Simply stated, an inspection needs to add some value; otherwise, what’s the point?
It is Dr. D’s humble opinion that the execution of an effective internal audit program falls into the basic blocking and tackling bucket.
Do not be the organization that fails to perform the audits and attempts to correct the issue after FDA arrives.
There is no such thing as minimum or maximum compliance—there is just compliance.
As finished devices become more complex and the cost of assembly operations increase significantly, it is imperative that device establishments have the ability to successfully rework nonconforming product.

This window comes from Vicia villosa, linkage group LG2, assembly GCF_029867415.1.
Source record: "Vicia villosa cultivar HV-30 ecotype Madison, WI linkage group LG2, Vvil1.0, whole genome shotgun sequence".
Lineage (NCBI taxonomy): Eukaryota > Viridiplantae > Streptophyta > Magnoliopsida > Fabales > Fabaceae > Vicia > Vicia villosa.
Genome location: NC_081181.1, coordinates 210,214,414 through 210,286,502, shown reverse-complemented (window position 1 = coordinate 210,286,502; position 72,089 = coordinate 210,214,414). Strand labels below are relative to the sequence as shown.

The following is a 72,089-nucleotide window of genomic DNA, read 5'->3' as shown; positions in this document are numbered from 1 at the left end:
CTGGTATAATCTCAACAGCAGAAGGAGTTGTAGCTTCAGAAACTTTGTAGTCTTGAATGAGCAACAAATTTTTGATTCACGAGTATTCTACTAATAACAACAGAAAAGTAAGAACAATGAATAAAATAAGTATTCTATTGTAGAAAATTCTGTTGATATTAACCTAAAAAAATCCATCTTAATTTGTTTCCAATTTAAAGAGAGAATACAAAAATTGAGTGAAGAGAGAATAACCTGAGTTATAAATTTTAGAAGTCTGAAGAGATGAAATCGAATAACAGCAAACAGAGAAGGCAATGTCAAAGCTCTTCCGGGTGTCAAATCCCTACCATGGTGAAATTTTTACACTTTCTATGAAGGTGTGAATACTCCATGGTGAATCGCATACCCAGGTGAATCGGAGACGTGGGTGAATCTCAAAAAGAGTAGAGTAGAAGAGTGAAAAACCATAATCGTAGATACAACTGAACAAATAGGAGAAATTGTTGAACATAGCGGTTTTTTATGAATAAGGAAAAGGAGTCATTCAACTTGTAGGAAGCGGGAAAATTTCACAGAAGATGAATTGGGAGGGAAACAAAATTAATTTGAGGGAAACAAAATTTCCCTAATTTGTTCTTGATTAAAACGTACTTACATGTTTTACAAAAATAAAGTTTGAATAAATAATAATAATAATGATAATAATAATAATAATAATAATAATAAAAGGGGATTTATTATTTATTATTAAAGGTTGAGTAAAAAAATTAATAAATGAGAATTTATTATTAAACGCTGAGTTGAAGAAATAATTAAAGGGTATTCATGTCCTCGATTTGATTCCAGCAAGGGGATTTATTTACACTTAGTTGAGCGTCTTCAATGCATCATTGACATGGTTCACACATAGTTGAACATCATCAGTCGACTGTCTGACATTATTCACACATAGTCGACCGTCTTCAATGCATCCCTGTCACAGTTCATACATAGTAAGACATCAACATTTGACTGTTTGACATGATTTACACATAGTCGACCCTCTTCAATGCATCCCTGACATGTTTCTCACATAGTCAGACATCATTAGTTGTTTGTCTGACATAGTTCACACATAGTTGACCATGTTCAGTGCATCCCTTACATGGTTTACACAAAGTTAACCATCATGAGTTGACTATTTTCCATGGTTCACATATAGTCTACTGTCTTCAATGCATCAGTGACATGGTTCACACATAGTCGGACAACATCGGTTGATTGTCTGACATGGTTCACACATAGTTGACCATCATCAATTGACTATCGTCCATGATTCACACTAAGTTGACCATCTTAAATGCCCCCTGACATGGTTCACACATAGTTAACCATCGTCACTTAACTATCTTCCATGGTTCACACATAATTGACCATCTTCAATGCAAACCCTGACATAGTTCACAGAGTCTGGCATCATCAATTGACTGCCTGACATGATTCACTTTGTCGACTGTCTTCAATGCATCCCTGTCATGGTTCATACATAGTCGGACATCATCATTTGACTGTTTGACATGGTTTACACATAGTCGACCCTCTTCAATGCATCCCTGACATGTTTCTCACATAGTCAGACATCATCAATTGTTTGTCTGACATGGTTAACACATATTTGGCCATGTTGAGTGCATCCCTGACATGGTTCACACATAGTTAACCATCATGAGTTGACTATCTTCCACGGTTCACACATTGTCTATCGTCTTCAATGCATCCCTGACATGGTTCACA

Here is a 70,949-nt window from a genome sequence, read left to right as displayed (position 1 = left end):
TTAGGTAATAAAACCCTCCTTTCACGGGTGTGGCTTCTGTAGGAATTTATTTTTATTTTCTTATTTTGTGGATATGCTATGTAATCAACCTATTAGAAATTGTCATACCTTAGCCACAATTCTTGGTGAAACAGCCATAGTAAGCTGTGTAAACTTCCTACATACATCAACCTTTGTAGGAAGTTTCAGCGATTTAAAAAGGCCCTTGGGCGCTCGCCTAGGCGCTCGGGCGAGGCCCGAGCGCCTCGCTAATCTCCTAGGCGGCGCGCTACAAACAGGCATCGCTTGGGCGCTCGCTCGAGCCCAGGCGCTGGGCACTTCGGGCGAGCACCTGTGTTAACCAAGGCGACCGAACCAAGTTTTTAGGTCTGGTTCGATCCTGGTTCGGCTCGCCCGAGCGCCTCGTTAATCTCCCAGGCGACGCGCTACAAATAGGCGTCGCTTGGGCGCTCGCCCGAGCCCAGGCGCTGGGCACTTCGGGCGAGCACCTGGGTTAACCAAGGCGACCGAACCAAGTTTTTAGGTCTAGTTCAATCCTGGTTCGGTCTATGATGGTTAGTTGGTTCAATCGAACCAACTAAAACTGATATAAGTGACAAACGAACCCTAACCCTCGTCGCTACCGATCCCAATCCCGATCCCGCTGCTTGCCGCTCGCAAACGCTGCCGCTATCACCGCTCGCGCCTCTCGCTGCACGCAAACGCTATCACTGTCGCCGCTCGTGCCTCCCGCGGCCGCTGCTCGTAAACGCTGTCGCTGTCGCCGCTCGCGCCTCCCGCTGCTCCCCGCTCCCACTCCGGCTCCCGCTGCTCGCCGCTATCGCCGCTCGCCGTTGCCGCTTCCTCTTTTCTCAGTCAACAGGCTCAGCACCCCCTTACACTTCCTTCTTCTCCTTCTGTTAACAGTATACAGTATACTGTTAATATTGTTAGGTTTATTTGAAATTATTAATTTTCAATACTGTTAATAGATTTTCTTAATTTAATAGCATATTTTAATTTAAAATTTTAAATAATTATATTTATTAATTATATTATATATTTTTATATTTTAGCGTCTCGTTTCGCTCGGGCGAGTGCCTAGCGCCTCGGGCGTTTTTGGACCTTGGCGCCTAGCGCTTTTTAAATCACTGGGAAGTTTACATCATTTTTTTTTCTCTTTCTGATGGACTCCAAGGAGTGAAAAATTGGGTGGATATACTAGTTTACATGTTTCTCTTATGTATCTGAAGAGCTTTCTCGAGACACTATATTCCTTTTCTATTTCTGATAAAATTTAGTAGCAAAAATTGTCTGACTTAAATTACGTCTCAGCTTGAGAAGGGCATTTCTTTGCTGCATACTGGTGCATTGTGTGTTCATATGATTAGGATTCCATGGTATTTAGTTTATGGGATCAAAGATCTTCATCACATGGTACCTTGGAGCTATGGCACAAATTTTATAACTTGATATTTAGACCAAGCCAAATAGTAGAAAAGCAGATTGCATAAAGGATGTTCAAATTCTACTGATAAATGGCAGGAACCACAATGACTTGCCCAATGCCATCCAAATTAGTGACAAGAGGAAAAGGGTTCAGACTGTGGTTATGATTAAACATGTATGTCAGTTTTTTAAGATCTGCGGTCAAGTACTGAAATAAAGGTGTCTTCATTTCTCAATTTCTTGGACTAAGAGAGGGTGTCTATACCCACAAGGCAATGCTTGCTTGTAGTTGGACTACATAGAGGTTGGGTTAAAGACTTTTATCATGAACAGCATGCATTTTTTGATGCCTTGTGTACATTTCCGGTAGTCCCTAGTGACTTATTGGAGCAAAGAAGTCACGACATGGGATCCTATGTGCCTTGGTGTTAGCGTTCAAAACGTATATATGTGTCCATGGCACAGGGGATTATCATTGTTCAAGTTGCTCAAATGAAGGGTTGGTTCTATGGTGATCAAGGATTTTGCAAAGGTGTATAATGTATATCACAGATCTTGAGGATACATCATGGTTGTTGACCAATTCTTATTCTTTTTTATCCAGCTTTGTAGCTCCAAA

If the FDA fails to clear or approve a medical device or an expanded indication for use, “No means No!”
Even what may appear as simple design changes need to be reviewed for the need to repeat design validation.
A well-balanced purchasing controls program encompasses many tools, but in an effort to meet the requirements delineated within §820.40, the FDA expects establishments to have certain elements in place.
How can an establishment refuse to give requested information to FDA or fail to obtain product approval or clearance from the FDA? The winner of this week’s prized FDA Warning Letter “failed or refused” to furnish material or information requested by FDA.
If internal audits are performed with significant rigor and are truly being employed to identify and correct organizational issues, such audits become your best friend.